Other Articles
Driver profiling becoming standard practice for vehicle fleets
Profiling the risk of company drivers is fast becoming standard practice for businesses operating vehicle fleets. According to Jonathan Mosley, sales and marketing.....

Fleet managers should aim to eradicate minor vehicle damage
Small knocks, scrapes, dinks and dents may seem like an inevitable downside to running a car or van fleet. Yet Graham Hurdle, managing director of online driver training.....

Effective profiling will slash driver training costs
Using an accurate and effective profiling system prior to driver training will dramatically reduce your training costs. That’s according to Jonathan Mosley, sales.....

E-Training World offers free road safety for kids
The summer holidays are over and the kids are back to school. It’s a time when many young children are walking to school for the first time, and a lack of road safety.....

Companies have an Attitude problem when it comes to Vehicle Accident Costs

Fleet managers who focus on changing driver attitudes will see their vehicle accidents reduce as well as enjoying a drop in the workload associated with sorting out the vehicle, driver, insurance, hire car company, repairer and all associated paperwork.

According to Graham Hurdle, the effect of poor driver attitude on vehicle accidents is still not taken seriously enough by companies, however by addressing it they would see immediate benefits.

“When we view blameworthy accident data from our clients, we can instantly see which ones are almost definitely down to a poor driver attitude, and could have been easily avoided,” explained Graham.

“Rear end shunts, reversing into fixed objects, left hand scrapes, damage from being parked too closely to other vehicles. The list goes on of incidents that would never happen if the driver adopted a different attitude – being more careful, not following other vehicles so closely, allowing more space when turning, parking considerately and generally respecting their company-provided vehicle.”

Graham explains that if an employee behaves carelessly around the office, perhaps breaking the photocopier or their laptop due to obvious misuse or neglect, there would be huge disapproval. But put them in a twenty thousand pound car and then hear that they’ve reversed into a wall and it seems acceptable.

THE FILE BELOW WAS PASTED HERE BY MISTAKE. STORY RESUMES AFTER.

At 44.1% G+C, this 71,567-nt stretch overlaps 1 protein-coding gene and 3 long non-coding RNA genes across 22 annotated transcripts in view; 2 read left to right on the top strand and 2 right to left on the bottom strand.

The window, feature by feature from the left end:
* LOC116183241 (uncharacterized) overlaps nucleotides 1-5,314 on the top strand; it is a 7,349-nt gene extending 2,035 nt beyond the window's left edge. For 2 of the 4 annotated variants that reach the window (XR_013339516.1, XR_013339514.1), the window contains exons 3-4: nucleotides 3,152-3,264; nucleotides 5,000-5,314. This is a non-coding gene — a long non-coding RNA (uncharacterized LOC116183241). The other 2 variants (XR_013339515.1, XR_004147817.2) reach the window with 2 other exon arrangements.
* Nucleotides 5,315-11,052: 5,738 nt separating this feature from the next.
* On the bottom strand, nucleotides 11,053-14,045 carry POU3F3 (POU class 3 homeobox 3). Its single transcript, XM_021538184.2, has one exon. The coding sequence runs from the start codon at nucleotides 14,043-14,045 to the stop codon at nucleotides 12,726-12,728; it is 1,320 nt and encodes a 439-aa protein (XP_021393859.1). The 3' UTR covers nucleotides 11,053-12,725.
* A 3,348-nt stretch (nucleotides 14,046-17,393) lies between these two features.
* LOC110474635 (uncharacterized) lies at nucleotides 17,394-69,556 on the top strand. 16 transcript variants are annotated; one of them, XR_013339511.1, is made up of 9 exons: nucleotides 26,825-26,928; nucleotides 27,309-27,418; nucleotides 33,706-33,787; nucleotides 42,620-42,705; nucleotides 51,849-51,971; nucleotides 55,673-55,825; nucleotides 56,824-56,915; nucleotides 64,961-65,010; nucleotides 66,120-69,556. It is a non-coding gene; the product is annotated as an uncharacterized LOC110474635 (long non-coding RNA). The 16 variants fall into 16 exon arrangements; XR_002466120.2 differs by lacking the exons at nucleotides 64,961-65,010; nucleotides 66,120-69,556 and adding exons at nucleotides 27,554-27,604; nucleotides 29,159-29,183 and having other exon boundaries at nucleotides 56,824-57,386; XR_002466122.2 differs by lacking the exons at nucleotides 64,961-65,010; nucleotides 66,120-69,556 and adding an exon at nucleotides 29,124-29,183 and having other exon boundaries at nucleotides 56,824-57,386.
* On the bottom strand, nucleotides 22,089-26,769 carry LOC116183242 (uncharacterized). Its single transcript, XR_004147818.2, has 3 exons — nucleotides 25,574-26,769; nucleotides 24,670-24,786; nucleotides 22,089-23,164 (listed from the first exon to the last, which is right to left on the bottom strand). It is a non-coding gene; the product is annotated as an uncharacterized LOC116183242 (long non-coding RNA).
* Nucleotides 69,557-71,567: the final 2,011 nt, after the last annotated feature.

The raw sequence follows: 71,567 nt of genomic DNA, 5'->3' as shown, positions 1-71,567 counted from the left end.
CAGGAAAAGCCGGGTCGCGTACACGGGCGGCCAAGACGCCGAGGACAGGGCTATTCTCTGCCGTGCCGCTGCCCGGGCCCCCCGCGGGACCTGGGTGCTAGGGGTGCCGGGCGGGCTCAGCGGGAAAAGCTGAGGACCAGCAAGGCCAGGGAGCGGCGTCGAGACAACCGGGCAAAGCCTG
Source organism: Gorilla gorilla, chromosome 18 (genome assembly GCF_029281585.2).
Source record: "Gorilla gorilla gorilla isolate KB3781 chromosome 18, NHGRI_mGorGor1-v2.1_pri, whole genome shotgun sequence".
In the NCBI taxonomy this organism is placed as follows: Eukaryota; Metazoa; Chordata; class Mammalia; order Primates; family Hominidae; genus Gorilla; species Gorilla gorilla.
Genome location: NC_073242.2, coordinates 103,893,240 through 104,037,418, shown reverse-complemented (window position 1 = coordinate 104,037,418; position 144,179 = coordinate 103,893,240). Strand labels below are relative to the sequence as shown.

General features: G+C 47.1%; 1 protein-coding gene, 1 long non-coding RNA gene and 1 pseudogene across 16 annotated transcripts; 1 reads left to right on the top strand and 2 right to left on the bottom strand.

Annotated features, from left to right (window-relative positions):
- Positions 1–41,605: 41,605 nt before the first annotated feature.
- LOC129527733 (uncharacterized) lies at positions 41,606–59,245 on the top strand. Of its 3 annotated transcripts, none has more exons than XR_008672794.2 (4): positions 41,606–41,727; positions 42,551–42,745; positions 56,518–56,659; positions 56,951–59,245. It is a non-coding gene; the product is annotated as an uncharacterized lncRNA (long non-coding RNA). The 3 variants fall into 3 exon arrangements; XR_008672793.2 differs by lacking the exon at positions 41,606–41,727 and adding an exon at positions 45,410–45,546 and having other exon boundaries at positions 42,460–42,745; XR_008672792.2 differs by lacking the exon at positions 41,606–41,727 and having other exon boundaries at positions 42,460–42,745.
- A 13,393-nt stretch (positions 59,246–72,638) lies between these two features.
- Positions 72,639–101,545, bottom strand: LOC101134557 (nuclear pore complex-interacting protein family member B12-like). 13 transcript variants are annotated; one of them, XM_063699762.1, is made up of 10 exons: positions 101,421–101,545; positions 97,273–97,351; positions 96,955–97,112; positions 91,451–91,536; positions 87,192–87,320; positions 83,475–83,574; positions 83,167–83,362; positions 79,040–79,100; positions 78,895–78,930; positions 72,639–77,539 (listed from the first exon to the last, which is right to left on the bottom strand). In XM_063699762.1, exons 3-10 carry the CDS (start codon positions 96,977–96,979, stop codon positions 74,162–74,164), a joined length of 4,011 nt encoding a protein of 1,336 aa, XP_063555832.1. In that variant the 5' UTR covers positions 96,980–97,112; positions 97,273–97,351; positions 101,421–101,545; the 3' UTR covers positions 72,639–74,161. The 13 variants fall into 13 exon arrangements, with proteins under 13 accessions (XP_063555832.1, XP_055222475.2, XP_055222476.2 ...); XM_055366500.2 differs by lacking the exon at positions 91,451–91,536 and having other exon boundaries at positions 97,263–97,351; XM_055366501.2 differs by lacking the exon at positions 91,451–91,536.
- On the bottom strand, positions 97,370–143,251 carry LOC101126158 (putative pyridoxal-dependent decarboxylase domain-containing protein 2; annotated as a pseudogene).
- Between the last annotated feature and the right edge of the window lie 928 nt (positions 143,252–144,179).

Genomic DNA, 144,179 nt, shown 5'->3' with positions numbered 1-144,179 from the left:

“There are a few oddities about the culture of driving at work,” said Graham. “First of all, the company car is frequently the only company asset handed over without any form of training. Secondly, damage to that asset is deemed inevitable at some point by a proportion of users, and culturally managers are more likely to be up in arms about a member of staff who has dropped and smashed a box of company products, or damaged a two hundred pound exhibition stand, than they are about a dent in a door panel costing far more.

“Many drivers who have accidents are able enough to avoid having them. Yet they drive too closely to other cars even though they know it’s dangerous, they push through tight gaps even though they know it’s a bit of a gamble and they take their eyes off the road to adjust their SatNav or glance at a message on their mobile phone even though they know that’s highly irresponsible.

“While their employers allow this behaviour to continue, they also continue to pick up the bill. But using online systems like ours you can change driver attitude through regular web-based training as well as begin to change the culture of the organisation to one that does not accept the impact that vehicle accidents have on the company’s profits, and sometime staff bonuses, caused by complacent and negligent drivers.”